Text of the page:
The 992 Porsche 911 hybrid will be the most powerful 911 yet

Fiat boss Sergio Marchionne is already considering axing the Tipo

The Toyota Auris was revealed, with petrol-only powertrains and hybrids making up the range

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Skoda has already revealed the Vision X small SUV concept

Techrules whipped the covers off the Ren RS - a 1287bhp track-only EV hypercar

Rolls-Royce has shown no fewer than four bespoke creations from its customisation department

Mercedes has facelifted the C43, and revealed the warm model's styling ahead of the show


That's almost it from our Geneva motor show live coverage for today, largely because it's getting late in Switzerland and they're kicking us out of the show halls. Our intrepid show team are now heading back to their hotels - mostly so they can sit at their laptops and keep on working. So keep an eye on the website throughout this evening and tomorrow for more news, updates and insight. There's plenty to read from today too: you can click here to see all the stories in our Geneva motor show news feed. Lots of them, eh?

And, of course, still to come later tonight is our mega Geneva motor show video. Matt Prior (stands in front of the camera and talks) and Mitch McCabe (point the camera at Matt) have been traipsing the halls and looking at the key cars revealed today. It will be worth waiting for, trust us!


Elsewhere, Rachel has been admiring the Honda Urban EV and Sports EV concepts again: "Nothing new here but still two of the most original looking cars at the show. The only news is order books for the UK will open early next year for the smaller Urban EV. It will be interesting to see if people will put money where their mouth is."

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As well as hearing about Ferrari hybrids, Rachel has been talking to marque boss Sergio Marchionne about a variety of topics. We'll have more on the site in a bit. One nuggest from Rachel: "Marchionne said that the upper limit of Ferrari pricing isn’t yet reached. When you consider the new La Pista is thought to cost around £215,000, you wonder how much higher they will go. He also said LaPista numbers would be restricted - it will never push volume on its sports cars. Presumably that’s where the SUV comes in..."


Things you don't normally associate with Ferrari, number 1 in an occasional series: production hybrid engines.

Things you don't normally associate with Ferrari, number 2 in an occasional series: SUVs. 

So who fancies a Ferrari SUV with a hybrid engine then? Well, it might just happen in 2019... check out our story here.


Atters says: "As a bit of a stickler for punctuation (occupational hazard), it was a relief to see the apostrophe disappear from the new Kia Ceed's name. That said, my sensibilities are now hurt by the Rimac C_Two. What's with the random underscore?! Apparently, it's only a working title: hopefully the final one won't have any random punctuation stuck in it..."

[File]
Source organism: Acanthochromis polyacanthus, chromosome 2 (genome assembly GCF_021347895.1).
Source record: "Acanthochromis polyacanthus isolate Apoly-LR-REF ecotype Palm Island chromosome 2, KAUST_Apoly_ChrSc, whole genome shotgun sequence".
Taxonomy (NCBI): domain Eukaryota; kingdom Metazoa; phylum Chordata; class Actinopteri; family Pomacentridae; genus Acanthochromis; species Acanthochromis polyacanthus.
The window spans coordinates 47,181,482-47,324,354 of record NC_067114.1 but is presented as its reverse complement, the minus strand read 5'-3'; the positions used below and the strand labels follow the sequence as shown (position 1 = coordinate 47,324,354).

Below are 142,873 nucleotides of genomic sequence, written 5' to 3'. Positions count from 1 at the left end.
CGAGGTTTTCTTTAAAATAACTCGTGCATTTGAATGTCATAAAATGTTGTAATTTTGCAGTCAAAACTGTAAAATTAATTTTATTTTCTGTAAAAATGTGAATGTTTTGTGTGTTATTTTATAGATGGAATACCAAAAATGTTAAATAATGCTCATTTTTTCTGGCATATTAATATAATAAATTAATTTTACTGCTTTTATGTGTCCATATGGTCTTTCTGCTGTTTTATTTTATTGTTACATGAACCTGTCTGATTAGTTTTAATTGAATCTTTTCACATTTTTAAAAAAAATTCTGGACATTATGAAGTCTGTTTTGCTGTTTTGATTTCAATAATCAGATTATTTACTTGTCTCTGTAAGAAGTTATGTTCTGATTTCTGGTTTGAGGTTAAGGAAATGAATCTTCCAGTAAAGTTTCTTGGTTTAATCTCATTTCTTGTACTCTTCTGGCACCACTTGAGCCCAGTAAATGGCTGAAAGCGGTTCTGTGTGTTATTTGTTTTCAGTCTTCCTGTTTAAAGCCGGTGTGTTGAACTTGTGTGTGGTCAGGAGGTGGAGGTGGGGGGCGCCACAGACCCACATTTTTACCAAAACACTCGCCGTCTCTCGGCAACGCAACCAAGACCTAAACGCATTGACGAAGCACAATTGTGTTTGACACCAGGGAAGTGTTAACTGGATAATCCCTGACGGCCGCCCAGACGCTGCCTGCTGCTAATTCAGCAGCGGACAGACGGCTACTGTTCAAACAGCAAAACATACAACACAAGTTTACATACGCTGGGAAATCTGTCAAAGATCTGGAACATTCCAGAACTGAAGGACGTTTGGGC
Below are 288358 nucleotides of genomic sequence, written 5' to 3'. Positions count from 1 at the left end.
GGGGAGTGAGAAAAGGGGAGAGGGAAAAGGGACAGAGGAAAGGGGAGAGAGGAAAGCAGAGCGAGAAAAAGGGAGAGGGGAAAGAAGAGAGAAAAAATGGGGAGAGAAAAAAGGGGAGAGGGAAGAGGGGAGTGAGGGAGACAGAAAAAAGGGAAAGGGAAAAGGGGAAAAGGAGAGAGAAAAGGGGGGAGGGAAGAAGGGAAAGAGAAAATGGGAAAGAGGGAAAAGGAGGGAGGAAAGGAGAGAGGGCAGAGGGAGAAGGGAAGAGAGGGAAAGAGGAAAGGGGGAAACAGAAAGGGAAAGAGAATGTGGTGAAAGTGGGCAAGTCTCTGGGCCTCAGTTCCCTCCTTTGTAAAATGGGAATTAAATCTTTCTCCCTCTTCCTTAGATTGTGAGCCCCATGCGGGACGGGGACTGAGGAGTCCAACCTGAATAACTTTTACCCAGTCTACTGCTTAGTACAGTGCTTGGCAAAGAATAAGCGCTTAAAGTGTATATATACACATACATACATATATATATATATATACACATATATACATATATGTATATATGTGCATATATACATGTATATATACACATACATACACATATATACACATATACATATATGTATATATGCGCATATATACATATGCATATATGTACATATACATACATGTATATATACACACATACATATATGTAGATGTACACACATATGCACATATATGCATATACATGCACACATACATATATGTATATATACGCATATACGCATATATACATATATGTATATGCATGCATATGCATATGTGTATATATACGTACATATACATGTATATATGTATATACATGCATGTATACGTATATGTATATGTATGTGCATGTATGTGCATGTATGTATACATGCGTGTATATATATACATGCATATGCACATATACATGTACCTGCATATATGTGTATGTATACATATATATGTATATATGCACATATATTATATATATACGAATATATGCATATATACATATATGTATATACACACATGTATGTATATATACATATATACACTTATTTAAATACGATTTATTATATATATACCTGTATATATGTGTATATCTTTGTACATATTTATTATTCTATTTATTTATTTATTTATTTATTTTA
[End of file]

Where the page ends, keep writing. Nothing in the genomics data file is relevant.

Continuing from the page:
Start saving now, Atters: "The Polestar 1 might be left-hand drive only, but it's good to know that it will be sold to UK buyers from launch. Having attended the launch event last year and seen it up close, I can confirm it's definitely a 'look better for real than in photos' stunner. I could probably stretch to the £2230 deposit, but not sure my Autocar salary will stretch to the full £116,000 or so price tag... Shame." 

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"The unveiling of the Toyota Auris was a perhaps little overshadowed by the Toyota GR Supra Racing Concept that was revealed a few minutes later, but it's a significant car that shouldn't be overlooked. There's a choice of two hybrid engines and no diesels, which Toyota says reflects the growing sales of hybrid cars in Europe. Toyota has led the way with hybrid tech since the Prius, and it's clear it's front and centre of its electrified future," says Atters.


Now for some non-show issues which have popped up in some form or another at Geneva: 

Mitsubishi's planning a supermini based on the Renault Clio

Polestar's 1 coupé is to be sold in the UK, albeit in left-hand drive

Mercedes-Benz is persevering with the next SL, says it'll be a "real wow car"

Vauxhall's Ellesmere Port plant faces a make-or-break scenario

The 992 Porsche 911 hybrid will be the most powerful 911 yet

Fiat boss Sergio Marchionne is already considering axing the Tipo


"'Its like a GT86 with more power' was the gist of how the new Supra's engineer described the comeback sports car. Given how the GT86 is one of the greater driver's cars of modern times, what's not to like about that?" Tish is getting the inside line on the Toyota Supra. 

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Rachel's collared Ferrari boss Sergio Marchionne, who said: "The Pista is not for anyone. You must own at least one Ferrari, and then it’s up to regional dealers to decide who is invited to own one. “They’re not just for anyone. If you drove a Mustang before then go to your Ford dealer next time,” he lightheartedly said."


"With all these electrified and autonomous concept cars being unveiled at Geneva, interesting to note that stories on two distinctly old-fashioned machines - the Ford Mustang Bullitt and one-off Jaguar XJ6 - have proven popular on Autocar's website today. Interesting that both trade on nostalgia, but have been thorough updated for the 21st century too." James Attwood's living up to his Digital Editor title...

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Diesel isn't dead, is the emphatic position of Zetsche. "Let's start with the facts. A modern diesel is a very clean engine, that can fulfil current regulations. Our diesel engines have capabilities to meet the next phase of testing as well. Emission levels are comparable to gasoline levels, and have a 10-15% advantage on CO2. Many efforts of mankind are focused on reducing the carbon footprint. It's irresponsible to forgo the opportunity to progress on CO2 side as long as it doesn't have significant disadvantages for other emissions. We will continue our developments, as in the past."